Edited by: Edgecliff on Dec 14, 2011 8:54 PM

Link to comment
Share on other sites

To give more clarification on Fred's original association to "White Christmas," from day one, both Bing and Paramount had always planned to have him in the film. Although it was actually never official, he began to work out dance routines. Along the way to this possibility, there was the impending problem of his beloved wife Phyillis, who was suffering from an incurable bout of lung cancer. This situation placed a lot of stress on Fred, while he attempted to sort out the details with Paramount to undertake his role for "White Christmas." As this trauma emotionally deteriorated Fred, he was smoking heavily, not getting much sleep and perhaps drinking a little too much. He then caught a bit of what was later believed to be a mild flu, injured himself during a rehearsal and couldn't continue on with the plans of appearing with Bing in the movie. By the end of 1954, Phyillis died and Fred was indeed devastated to the point that he might not return to motion pictures. However, by the following year, he managed to conjure up enough courage to keep his career going, only because Phyillis would have wanted him to and the rest is history.

 

There is however, a very, very intruging point to "White Christmas" that in later years would be so closely connected to Fred's career that many fans don't catch or know about. In the eventual film, a young, beautiful starlet makes an appearance in a small role as one of the chours girls. This lovely lady turns out to be none other than the enticing dancer Barrie Chase! She would in the coming years be Fred's dance partner on all his famous and popular television specials.

Link to comment
Share on other sites

Astaire had no problem working with Crosby. Most books state as I said Astaire had just completed THE BAND WAGON and was not in a hurry to jump right back into another film and maybe the with the illness of his wife he decided to pass on WHITE CHRISTMAS. I thought I read somewhere that he was also not exactly happy with the script, but I cannot confirm this.

 

Edited by: Edgecliff on Dec 15, 2011 2:38 PM

Link to comment
Share on other sites

> {quote:title=Edgecliff you mentioned: }{quote}Astaire had no problem working with Crosby.

Absolutley correct! Bing and Fred would remain, good close friends, until Bing's death. One of their other best parings was for a television special and a record album they recorded during the late 1970's.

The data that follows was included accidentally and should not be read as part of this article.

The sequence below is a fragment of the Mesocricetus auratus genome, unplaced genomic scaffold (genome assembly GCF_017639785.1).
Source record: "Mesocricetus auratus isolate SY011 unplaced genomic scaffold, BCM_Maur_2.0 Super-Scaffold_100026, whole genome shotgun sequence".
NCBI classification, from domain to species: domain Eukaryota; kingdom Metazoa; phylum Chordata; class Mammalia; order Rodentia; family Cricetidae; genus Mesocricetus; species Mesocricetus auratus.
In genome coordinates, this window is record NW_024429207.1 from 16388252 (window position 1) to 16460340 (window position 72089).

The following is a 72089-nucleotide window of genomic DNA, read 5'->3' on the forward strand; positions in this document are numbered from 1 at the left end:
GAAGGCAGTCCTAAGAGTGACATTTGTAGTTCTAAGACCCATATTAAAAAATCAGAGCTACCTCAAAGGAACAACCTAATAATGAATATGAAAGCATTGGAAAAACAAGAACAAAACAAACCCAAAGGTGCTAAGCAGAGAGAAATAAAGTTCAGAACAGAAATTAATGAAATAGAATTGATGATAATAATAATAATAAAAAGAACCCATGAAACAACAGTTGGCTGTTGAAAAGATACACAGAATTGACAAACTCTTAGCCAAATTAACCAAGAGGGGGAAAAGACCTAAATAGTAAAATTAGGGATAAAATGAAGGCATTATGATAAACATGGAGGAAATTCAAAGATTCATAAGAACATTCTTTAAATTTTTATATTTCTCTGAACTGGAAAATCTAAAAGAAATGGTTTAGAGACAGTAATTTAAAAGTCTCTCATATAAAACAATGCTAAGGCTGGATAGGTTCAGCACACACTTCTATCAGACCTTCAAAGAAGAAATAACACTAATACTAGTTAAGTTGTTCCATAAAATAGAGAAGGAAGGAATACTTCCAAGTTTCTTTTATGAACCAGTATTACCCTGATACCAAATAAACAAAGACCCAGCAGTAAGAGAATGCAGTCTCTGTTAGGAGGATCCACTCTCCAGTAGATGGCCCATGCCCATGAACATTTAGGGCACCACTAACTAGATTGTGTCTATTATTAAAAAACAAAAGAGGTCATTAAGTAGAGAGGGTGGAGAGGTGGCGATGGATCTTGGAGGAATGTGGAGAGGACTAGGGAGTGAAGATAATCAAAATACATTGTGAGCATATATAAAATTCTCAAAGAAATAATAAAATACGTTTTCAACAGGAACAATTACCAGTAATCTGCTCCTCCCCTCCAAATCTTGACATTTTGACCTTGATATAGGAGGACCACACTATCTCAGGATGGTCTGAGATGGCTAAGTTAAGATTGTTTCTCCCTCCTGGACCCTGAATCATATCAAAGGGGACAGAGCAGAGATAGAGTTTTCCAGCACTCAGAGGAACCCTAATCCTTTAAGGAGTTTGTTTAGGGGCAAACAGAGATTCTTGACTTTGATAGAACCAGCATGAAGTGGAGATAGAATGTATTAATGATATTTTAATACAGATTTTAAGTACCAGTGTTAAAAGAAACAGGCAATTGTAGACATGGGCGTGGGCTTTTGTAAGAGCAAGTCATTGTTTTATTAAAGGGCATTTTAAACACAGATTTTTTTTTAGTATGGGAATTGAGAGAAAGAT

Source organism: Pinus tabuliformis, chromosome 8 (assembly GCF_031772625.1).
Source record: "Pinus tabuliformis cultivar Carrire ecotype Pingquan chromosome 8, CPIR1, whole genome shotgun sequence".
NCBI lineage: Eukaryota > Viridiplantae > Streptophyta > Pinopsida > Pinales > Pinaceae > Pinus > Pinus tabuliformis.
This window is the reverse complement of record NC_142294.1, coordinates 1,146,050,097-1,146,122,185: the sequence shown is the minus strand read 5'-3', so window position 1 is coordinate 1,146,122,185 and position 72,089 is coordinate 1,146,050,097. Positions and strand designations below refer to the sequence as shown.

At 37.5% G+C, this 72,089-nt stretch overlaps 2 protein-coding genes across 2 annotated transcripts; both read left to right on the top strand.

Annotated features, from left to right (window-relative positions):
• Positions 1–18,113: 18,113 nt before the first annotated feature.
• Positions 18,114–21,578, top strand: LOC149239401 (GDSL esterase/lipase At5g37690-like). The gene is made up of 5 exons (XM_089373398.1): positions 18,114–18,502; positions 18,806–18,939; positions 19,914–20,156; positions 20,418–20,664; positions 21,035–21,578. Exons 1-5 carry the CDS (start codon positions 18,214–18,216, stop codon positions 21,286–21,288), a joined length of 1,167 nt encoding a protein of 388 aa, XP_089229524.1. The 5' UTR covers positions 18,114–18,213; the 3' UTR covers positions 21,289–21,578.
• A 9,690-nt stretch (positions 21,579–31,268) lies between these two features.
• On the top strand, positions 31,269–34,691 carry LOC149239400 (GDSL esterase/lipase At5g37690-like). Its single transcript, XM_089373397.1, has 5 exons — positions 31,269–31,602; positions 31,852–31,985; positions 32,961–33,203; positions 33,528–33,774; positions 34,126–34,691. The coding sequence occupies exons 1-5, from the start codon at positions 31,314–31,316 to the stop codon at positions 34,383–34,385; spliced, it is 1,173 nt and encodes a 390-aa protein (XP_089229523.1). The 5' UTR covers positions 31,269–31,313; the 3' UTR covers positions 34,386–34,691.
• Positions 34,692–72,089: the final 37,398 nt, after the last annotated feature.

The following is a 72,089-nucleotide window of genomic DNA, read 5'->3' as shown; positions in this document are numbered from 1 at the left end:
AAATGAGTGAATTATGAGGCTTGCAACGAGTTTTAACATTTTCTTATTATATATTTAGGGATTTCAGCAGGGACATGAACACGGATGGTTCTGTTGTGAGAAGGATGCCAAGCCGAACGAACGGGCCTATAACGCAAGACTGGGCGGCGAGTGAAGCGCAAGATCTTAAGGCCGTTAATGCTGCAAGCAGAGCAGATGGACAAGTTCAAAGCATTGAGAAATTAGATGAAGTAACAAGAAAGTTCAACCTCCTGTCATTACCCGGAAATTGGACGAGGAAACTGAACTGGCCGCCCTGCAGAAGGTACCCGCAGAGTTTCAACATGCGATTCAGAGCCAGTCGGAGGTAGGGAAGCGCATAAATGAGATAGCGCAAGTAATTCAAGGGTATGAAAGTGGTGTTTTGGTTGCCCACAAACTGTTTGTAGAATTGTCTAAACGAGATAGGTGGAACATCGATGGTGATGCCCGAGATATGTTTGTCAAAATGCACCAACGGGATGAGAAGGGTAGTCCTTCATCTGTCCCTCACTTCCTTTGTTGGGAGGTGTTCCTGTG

> {quote:title=Edgecliff, you also go on to mention: }{quote}I thought I read somewhere that he was also not exactly happy with the script, but I cannot confirm this.

I believe that it was all due to a combination of everything previously mentioned. Bing had for a short period of time, hounded Fred to consider the idea. The issue of the script could have been worked out in Fred's favor; Bing could have used his tremendous influence at Paramount to remedy the situation. Yet, always lurking in the shadows was that Fred did not like to *repeat himself* for any film he appeared in. So, it stands to reason that the idea of basically, recreating a hybrid version of an already proven successful film (and a classic!) wasn't exactly a project that appealed to Fred. He certainly didn't need the huge deal or salary Paramount was offering. What he did in order to please Bing was briefly toy with the idea that he might do it. In the process, came other issues (especially those personal ones) that in the end halted any chance he would have had in getting on board. Today, the information concering this issue of "White Christmas" and Fred has been mixed up in different directions, appearing as if to not wantonly tarnish Fred's highly respected reputation. Anyway, it was probably meant all along to be Bing's movie and keep his association to that classic Christmas song.

Link to comment
Share on other sites

I often cut over to AMC when they have a good movie on but then when the commercials comes (within a few minutes!), I switch to something else and often forget to go back.

 

Hey, I don't mind a few breaks. e.g. if TCM had to show some commercials as a way to increase revenues I would understand, but for movies only have a few (say 4), longer breaks, placed in the right places instead of how AMC does it (often right in the middle of a scene).

 

But I really hope TCM never has to have any breaks. TCM is great.

Link to comment
Share on other sites

> {quote:title=finance you asked: }{quote}Did Fred's wish not to repeat himself extend to not repeating anything on screen that he had done on stage? Don't FUNNY FACE and THE BANDWAGON both include songs from the stage productions of the same name?